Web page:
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Sheffield’s finest Richard Hawley will grace the Pavilion to perform songs from his new album Truelove’s Gutter. Hawley’s career has been a slow burn but one that has sealed his fate as one of this country’s most respected musicians. Singer/songwriter Hawley began his career as a member of Britpop group Longpigs before joining the band of his close friend Jarvis Cocker. The band in question was the hugely successful band Pulp. Hawley has collaborated with some of the finest names in music including The Artic Monkeys, Robbie Williams, Elbow and Nancy Sinatra.
It was an encounter at Hawley’s Sheffield home that led the longtime collaborator out of the shadows. Impressed by a home demo of his songs, both Pulp’s Jarvis Cocker and Steve Mackey urged Hawley to head into the studio and begin work on his first solo release.
The release of his first mini album in 2001 was warmly received and confirmed the solo path for the Sheffield musician. Hawley’s forth album Coles Corner was nominated for the 2006 Mercury Prize, a result that led to winner Alex Turner of the Arctic Monkeys to proclaim “Someone call 999, Richard Hawley’s been robbed!”.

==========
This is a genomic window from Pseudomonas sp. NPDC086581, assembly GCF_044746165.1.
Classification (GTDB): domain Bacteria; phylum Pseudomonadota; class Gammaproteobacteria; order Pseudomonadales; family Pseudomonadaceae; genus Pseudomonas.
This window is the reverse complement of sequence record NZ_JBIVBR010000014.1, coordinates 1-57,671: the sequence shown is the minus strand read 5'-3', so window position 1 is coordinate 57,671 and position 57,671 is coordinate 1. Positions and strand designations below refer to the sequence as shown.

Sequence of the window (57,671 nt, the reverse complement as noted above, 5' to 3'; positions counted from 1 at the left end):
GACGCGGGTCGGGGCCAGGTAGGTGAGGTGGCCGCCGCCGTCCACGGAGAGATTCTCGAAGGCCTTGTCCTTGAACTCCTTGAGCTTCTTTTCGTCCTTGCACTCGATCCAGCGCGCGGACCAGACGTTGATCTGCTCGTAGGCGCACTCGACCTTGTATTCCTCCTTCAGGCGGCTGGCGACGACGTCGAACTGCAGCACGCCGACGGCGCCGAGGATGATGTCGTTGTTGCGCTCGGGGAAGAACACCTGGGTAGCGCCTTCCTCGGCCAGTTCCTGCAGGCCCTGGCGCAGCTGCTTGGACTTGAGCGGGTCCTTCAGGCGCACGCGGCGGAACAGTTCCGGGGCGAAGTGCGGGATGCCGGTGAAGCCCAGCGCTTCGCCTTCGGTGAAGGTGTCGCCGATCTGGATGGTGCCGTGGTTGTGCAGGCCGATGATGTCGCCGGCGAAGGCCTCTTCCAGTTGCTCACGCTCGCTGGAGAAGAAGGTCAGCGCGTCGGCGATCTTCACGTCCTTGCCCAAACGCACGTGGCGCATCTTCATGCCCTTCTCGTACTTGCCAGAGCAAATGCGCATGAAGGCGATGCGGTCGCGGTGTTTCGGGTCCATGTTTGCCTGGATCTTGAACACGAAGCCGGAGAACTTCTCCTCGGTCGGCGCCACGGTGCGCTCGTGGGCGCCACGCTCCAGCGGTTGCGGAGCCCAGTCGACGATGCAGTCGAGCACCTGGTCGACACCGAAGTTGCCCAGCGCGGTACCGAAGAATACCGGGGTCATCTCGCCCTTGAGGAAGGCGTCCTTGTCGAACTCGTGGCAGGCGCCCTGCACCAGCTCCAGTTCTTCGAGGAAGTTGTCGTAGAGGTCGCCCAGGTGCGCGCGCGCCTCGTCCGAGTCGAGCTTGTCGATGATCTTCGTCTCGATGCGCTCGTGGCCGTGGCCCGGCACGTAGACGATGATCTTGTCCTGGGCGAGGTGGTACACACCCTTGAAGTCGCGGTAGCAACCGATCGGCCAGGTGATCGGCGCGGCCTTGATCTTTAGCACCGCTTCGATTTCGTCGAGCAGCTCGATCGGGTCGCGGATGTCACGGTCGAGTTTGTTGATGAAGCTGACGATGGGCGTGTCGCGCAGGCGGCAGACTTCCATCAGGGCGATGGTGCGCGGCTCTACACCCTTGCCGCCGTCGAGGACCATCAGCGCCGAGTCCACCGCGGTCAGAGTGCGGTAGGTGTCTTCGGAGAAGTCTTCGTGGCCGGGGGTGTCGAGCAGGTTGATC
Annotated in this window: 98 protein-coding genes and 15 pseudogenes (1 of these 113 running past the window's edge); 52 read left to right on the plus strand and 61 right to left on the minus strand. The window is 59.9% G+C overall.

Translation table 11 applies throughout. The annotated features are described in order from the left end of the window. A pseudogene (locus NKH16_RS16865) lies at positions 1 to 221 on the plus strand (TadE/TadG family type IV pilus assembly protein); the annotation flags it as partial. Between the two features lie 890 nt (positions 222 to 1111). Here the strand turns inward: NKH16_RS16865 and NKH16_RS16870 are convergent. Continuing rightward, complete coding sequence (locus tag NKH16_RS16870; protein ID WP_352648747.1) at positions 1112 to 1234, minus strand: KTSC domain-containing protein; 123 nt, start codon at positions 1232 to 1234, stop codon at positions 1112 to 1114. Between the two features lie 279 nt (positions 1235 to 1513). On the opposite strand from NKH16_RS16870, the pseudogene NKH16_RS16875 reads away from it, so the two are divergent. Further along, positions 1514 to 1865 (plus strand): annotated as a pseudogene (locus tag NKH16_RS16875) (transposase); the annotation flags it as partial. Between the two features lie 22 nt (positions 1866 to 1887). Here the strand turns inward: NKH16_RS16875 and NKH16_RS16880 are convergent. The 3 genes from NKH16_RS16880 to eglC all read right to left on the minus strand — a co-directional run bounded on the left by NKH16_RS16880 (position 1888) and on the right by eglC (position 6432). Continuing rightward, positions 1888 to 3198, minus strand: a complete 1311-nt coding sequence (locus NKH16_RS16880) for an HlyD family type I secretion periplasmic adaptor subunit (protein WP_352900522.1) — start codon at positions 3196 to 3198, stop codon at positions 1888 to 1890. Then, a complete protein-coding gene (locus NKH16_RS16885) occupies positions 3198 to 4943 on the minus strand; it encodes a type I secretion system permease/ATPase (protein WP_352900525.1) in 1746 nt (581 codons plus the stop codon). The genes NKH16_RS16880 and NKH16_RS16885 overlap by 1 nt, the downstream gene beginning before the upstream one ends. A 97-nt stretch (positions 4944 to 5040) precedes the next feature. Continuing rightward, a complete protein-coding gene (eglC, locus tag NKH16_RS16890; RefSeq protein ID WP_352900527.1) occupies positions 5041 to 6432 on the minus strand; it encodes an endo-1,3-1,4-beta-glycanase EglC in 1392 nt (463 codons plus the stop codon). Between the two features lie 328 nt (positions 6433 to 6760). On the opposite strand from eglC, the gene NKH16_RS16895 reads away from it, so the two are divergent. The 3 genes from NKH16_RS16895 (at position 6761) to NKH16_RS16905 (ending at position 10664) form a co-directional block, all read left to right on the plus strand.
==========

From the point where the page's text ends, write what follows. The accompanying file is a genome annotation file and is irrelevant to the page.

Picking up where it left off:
Hawley's 2007 album Lady's Bridge (named with a Sheffield reference - Lady's Bridge is in the centre of Sheffield) was released in the UK on 20 August 2007. The first single from the album was Tonight the Streets are ours. In 2008, Hawley was nominated for his first solo Brit Award for Best British Male.
Hawley’s latest offering is Truelove’s Gutter and in grand Hawley tradition, the album is named after a lost corner of historic Sheffield,
Recorded in Hawley’s hometown of Sheffield at Yellow Arch studios, Truelove’s Gutter is a testament to his intoxicating song writing talents with eight new classic compositions.
Arrangements on Truelove’s Gutter occasionally feature some truly uncommon instrumentation, such as the megabass waterphone and crystal baschet. “I use a load of odd sounds on this album that are not heard on many other records,” says Richard. “The sounds in my head on a lot of the tracks - I didn’t even know what they were called!”
Eccentric instruments notwithstanding, the lush but minimal production provides a haunting backdrop to Hawley’s unique voice and allows him plenty of space for some outstandingly beautiful guitar solos. “I wanted it to be a listening experience from start to finish, where you couldn’t just pause it and go off and watch Coronation Street or whatever,” explains Hawley. “Sonically, it flows. It’s not jumping all over the place. It just has a mood that goes through the whole thing.”
Thematically his darkest work to date, Truelove’s Gutter explores the idea of people or things that are broken in some way, and the fractured and damaged times in which we live, to which Hawley’s lyrics give profound assestation.
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